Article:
The Sixth Mindfulness Training: Taking Care of Anger
When the seed of anger is touched and manifests in me, I am determined to return to my breathing and embrace it. If necessary, I will remove myself from a situation where the seeds of anger are watered any further in a skilful way. I will refrain from feeding my anger with thoughts of blame or being a victim. I will hold my anger gently like a crying baby and try not to push it away or fix it, reminding myself that feeling anger is part of being human and is not necessarily a sign of failure. I know I do not have to understand right away, so I can relax and trust that insight will come. I am aware that once I understand the roots of my anger—namely my wrong perceptions—and seeds of suffering in my store consciousness that have been touched, I can also grow to understand the suffering of the other person. By stopping, creating space, and acting from the heart, instead of reacting out of habit energy, I can nourish my understanding, love, joy, and inclusiveness, and preserve and grow the precious connections that I have with others.
The Seventh Mindfulness Training: Dwelling Happily in the Present Moment
When I stop, sit down, and look around, it is so easy to touch the wondrous, refreshing, and healing elements that are inside and around me in all situations. The chatter in my head will quiet down by itself. I know that especially when I am tired and/or stressed, I have a tendency to lose myself in dispersion and lack the discipline to meditate and/or rest. I am then easily carried away by my own stories about the past, worries, or dreams about the future, or feelings of sadness in the present. If I take care to get enough sleep, everything is easier. Cultivating seeds of joy, peace, love, and understanding in myself will effortlessly support transformation and healing in my consciousness. Practicing gratitude for all the beautiful connections in my life waters the flower of seeing that I already have more than enough conditions to be happy.
The Eighth Mindfulness Training: True Community and Communication
Knowing that true community is rooted in inclusiveness and in the concrete practice of the harmony of views, thinking, and speech, I will practice looking deeply into my views on how to organise, communicate, and be together and listen deeply to the needs, views and suggestions of others. Knowing that renewing the energy of the Sangha is just as important as having a solid base together, I will practise letting go of habits that are not fundamental to our happiness. I will be open to experimenting with new ways of practicing playfully and joyfully, while being conscious of my own needs for safety, feeling included and a sense of togetherness, and expressing those in a wholesome way.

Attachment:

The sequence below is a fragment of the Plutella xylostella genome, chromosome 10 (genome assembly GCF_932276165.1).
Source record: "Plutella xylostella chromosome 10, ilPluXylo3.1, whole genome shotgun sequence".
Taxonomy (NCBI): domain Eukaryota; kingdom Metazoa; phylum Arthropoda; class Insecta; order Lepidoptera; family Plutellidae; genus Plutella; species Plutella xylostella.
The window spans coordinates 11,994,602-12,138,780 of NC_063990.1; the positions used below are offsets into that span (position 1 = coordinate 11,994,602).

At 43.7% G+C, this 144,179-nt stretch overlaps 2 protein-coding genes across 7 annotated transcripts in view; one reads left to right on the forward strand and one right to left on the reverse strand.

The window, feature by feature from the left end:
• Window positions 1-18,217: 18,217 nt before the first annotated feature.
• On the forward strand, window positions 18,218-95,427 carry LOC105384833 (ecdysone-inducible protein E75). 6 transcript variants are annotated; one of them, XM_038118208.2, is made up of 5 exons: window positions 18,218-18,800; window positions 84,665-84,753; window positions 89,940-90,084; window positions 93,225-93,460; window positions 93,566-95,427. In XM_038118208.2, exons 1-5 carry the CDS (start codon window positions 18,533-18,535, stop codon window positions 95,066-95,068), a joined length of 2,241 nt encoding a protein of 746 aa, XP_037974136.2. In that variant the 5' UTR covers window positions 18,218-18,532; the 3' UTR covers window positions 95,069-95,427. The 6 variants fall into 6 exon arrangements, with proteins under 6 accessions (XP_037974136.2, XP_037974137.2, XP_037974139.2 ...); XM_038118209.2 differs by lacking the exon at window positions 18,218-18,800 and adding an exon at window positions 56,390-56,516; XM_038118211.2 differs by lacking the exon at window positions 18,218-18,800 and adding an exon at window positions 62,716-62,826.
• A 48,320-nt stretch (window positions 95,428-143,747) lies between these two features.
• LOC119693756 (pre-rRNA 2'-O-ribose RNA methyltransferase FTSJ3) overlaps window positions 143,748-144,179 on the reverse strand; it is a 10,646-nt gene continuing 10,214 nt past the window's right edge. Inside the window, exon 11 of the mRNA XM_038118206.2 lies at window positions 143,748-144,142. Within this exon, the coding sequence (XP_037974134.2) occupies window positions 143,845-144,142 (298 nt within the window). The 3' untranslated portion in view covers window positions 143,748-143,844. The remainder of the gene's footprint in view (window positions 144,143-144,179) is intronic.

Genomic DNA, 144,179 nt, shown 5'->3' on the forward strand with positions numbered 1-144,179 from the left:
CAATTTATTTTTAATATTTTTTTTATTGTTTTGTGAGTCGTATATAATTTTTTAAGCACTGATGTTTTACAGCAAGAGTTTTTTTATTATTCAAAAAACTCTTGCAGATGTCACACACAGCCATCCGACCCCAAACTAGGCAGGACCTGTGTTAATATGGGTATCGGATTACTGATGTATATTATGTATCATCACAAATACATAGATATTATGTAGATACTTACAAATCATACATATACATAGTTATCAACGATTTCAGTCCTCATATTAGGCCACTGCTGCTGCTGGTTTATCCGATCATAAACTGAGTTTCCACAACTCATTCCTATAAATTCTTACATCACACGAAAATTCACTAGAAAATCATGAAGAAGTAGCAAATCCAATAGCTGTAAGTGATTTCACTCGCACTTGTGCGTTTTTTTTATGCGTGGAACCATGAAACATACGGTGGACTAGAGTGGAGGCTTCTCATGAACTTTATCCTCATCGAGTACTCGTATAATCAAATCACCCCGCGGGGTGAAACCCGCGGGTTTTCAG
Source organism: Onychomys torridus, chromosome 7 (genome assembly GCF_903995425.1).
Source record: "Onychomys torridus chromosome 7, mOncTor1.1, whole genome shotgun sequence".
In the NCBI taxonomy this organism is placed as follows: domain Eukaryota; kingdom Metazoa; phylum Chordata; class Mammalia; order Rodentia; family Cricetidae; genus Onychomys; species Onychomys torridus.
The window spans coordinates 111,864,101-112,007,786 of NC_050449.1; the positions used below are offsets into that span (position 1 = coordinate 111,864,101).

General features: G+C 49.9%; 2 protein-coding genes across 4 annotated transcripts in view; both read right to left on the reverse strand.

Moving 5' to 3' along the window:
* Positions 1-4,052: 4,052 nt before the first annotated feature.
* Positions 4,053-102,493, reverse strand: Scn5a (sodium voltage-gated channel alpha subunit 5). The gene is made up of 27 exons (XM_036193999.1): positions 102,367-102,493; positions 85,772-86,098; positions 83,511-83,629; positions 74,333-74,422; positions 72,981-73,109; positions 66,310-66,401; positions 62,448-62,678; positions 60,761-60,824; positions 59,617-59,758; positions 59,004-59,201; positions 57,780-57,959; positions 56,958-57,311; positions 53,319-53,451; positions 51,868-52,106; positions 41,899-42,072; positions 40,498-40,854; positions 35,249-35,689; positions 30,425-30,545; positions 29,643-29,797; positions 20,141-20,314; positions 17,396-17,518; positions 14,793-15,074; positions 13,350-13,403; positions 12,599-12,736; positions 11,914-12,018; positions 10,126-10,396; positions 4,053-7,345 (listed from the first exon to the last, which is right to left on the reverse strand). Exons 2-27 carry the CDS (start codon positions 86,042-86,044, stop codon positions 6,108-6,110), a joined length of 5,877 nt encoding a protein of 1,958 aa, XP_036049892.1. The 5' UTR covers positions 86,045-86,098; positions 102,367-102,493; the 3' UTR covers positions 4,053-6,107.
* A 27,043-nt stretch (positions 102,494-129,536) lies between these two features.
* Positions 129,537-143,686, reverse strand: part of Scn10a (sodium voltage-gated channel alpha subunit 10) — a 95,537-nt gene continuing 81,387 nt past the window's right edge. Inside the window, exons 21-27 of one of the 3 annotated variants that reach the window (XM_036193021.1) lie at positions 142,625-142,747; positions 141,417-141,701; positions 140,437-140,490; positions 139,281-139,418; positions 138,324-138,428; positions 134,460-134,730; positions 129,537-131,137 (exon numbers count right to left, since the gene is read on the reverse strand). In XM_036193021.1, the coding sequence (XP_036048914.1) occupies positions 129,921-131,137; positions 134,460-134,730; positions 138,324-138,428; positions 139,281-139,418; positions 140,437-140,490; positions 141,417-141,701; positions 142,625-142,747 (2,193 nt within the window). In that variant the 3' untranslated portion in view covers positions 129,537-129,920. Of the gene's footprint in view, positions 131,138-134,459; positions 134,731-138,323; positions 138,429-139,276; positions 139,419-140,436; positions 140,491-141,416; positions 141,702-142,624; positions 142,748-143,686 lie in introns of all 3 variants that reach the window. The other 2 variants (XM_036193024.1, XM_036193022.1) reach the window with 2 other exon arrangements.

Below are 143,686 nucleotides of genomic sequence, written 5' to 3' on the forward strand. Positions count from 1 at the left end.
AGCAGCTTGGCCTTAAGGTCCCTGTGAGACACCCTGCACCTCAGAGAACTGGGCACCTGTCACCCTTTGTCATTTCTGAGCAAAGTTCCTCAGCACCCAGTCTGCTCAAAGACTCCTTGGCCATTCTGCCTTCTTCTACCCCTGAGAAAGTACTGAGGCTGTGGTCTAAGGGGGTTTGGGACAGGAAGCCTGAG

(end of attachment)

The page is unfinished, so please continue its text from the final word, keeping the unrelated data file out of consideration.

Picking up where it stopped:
I am determined to learn to listen deeply to myself and others in the Sangha, and make space for what comes up, knowing that I do not need to act on it immediately; I am allowed to take time to breathe with it. I will refrain from uttering words that can create discord or cause the community to break, and instead will keep the energy of curiosity and openness to other views alive in my thinking, speaking, and acting. I will practice flower-watering frequently—be it formally or informally—to keep our Sangha flowers fresh and lively. Whenever difficulties arise, I will remain in my Sangha and practice looking deeply into myself and others to recognise all the causes and conditions, including my own habit energies that have brought about the difficulties. I will take responsibility for the ways I may have contributed to my own or other people’s suffering, and keep communication open. I will not behave as a victim, but I will be active in finding ways to reconcile and resolve all conflicts. Any suffering that will affect our future together is worth making an effort to resolve and transform it.
The Ninth Mindfulness Training: Truthful and Loving Speech
My intention is to use only words that inspire joy, confidence, and hope as well as promote reconciliation and peace in ourselves and among other people. Whenever I hear myself think in a negative way with anger, frustration, or blame, or any kind of dualistic thinking, I will go back to my breathing and recognise what is happening by saying the words “I have an opinion about that.”
I am determined not to say untruthful things out of fear, shame, or pride. I will protect the happiness and harmony of our Sangha by refraining from speaking about the faults of other people in their absence, and I will always ask myself whether my perceptions are correct.
The Tenth Mindfulness Training: Protecting and Nourishing the Sangha
Aware that the essence and aim of a Sangha is the realization of understanding and compassion, I am determined not to use the Buddhist community for personal gain—be it financial, political, or as a way to fulfil unwholesome emotional needs. I am committed to learning to look with the eyes of interbeing, and to see myself and others as cells in one Sangha body. I will not see my own Sangha, nor my own tradition of practice, as superior to other Sanghas or traditions. Nor are we inferior or equal. As a true cell in the Sangha body, generating mindfulness, concentration and insight to nourish myself and the whole community, I am at the same time a cell in the Buddha body. I will actively build brotherhood and sisterhood, flow as a river, and practice to develop the three real powers—understanding, love and cutting through afflictions—to realize collective awakening.